Stories, Life Lessons, & Crime

Why stories are incredibly important.


Sarah McMahon

2 years ago | 3 min read

[Listen to an audio version of this blog here.]

I never knew what I wanted to be, which is probably how I ended up being a writer. I grew up on a farm far from most things, and books were my primary source of entertainment. My parents never said no to books, so I always had things to read. I read through the entire selection of Goosebumps books at my elementary school. I read the Ramona series, Nancy Drew, Anne of Green Gables, Laura Ingalls Wilder, Sarah Dessen and Meg Cabot. I read the old, dusty books I found in our basement. For awhile in middle school, I read a new book every night, returning it the next day to the librarian who kindly suggested the next series for me to tackle. I loved the smell of books, the feel of books, the way I felt like I knew the characters by the time I finished. I loved being transported to different places. Maybe I liked the escape. Maybe I liked believing that my life could be different.

Stories are vital. They are how we understand life. And, they’re everywhere. Companies tell consumers stories about their products or services. The way you dress tells a story. The way we argue is a story. The way we love is a story. The way we learn is through story. And sometimes, the way we hurt ourselves and others is a big, complicated, blurry story.

Remember King Midas who was so greedy that he wished for everything he touched to turn to gold? But he was a bit short-sighted and didn’t realize that he couldn’t touch his daughter. He eventually turned her into a solid, golden statue and learned that some things are more important than gold. This story is why we know money can’t buy happiness. This story is why we know that family is more important than anything, and that most of us would or should choose love over riches.

Remember the story of the Velveteen Rabbit, who wanted to be loved by a boy, and who was loved so much that the rabbit became real? At the end of the story, the boy sees a rabbit that looks just like his beloved toy, and that makes him happy. This is a story about love; holding on and letting go. It’s a story about growth, and the uncomfortable feelings that come along with it. This story is how we know that we can let people go and still love them; how we know that goodbyes don’t have to be sad.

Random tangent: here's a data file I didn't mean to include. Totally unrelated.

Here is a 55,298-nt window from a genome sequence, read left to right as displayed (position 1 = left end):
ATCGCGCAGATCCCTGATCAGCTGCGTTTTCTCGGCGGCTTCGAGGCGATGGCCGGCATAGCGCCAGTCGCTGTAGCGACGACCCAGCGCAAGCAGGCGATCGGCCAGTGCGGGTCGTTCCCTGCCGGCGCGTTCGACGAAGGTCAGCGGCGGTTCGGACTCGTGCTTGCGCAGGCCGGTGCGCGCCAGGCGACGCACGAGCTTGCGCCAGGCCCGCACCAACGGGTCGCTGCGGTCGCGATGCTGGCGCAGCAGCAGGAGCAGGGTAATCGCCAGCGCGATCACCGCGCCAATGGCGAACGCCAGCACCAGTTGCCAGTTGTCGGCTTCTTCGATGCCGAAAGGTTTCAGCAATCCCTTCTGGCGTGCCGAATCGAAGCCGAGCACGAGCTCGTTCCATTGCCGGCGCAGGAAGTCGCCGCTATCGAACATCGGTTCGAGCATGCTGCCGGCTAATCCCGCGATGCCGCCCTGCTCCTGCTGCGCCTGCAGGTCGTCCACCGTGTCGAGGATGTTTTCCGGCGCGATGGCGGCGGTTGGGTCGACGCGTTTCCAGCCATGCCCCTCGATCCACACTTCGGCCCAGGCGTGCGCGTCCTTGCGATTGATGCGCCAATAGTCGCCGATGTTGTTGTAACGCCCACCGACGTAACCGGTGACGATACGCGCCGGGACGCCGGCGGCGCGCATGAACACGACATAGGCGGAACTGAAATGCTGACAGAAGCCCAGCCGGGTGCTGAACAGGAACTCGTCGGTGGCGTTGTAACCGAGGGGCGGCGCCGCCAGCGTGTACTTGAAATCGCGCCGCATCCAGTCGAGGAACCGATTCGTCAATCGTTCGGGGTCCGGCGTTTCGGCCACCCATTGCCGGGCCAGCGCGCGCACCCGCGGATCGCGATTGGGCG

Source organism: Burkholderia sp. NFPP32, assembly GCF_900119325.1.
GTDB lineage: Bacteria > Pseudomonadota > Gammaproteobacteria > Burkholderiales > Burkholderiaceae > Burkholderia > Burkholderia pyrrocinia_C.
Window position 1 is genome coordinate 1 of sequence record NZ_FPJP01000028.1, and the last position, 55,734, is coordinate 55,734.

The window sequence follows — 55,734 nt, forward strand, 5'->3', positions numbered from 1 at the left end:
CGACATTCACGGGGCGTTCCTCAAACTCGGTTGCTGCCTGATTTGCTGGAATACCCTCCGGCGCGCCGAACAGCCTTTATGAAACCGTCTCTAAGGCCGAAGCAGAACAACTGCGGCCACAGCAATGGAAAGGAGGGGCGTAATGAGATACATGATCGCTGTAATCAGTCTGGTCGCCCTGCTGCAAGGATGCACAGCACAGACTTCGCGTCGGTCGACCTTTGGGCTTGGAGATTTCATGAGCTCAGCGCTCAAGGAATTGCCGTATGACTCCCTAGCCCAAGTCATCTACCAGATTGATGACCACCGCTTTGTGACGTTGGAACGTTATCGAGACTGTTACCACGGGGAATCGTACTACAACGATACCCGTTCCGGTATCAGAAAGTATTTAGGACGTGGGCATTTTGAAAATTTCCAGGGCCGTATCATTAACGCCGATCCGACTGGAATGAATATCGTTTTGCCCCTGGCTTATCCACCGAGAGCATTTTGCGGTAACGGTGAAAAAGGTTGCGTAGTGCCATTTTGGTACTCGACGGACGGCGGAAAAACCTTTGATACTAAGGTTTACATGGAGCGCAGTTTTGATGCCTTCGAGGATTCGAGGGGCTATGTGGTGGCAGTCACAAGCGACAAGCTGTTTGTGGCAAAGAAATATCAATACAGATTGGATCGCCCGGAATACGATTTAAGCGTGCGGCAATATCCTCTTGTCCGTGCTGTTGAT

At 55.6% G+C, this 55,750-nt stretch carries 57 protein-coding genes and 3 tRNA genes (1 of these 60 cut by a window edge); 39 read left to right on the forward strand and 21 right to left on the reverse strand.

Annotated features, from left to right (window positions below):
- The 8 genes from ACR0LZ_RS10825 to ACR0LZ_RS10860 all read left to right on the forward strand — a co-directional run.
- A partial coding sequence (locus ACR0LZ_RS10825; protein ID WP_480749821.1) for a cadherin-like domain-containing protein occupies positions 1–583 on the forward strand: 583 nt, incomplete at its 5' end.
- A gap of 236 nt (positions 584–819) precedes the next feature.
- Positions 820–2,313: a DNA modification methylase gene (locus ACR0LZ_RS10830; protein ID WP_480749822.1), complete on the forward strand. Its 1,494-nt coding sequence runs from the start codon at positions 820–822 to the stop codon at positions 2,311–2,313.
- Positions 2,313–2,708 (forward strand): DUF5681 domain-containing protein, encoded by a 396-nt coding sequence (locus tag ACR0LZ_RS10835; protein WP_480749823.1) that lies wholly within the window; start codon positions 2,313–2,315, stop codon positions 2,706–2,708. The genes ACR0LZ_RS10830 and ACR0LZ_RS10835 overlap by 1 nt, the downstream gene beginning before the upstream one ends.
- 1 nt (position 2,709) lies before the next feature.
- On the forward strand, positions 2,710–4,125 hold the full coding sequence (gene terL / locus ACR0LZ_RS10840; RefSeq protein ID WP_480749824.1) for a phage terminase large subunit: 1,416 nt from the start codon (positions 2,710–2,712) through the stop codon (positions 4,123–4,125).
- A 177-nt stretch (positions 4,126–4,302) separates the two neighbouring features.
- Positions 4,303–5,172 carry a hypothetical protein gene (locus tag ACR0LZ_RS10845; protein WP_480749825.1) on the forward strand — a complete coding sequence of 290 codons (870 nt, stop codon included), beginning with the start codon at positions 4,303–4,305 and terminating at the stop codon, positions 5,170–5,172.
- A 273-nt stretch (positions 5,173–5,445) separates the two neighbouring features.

Remember the story of Bluebeard? He is a wealthy nobleman who gets married several times and all his wives mysteriously vanish. He courts three sisters, and the youngest, most naïve sister is charmed and agrees to marry him. He gives his new wife everything she asks for, but forbids her from going into a chamber in the basement of his castle, which is where he keeps the bodies of all his dead brides. Bluebeard is about to kill his new wife for disobeying him when her brothers step in and murder him. Bluebeard is a story about curiosity and breaking rules; about feminine empowerment and obedience. Bluebeard teaches us about choices: look behind the forbidden door to know the truth, or stay happily naïve.

All of these stories, (all stories), teach us lessons. Recently, the story of Kyle Rittenhouse has inundated media outlets. One story being told is that he shot three men and killed two at a protest out of self-defense. Another story being told is that he incited the violence in the first place, and should therefore be held accountable. The murky waters of this story have only muddied with time. Who should be believed is closely tied to who is able to speak, and in this case, Rittenhouse’s victims don’t have that opportunity. Another story being told is that the verdict would have been different if he wasn’t a young white man, and that is probably true. Life is unfair. We are not equal. This is an ugly truth. Some stories are never heard, and others are amplified, which says less about the validity of the stories themselves, and more about those who chose to listen.

I fell in love with books because I fell in love with stories. I grew into a writer because I wanted to tell stories, too. But I want my stories to be good and true. I want them to teach important lessons. I want my stories to make people smile, or cry, or think about life in a new way. The saddest stories are the ones that end early. Each of Rittenhouse’s victims had their stories cut short, and that’s tragedy enough. The biggest tragedy though, is that his own story gets to continue growing. His book is far from over. We can only hope the remaining pages are filled with something, anything good.

P.S. Read more about the power of storytelling here, read about Rittenhouse here, or read all of Grimm’s Fairytales here.


Sarah Rose


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Sarah McMahon

Sales Professional | Poet | Freelancer |Blogger IG: @mcmountain email:







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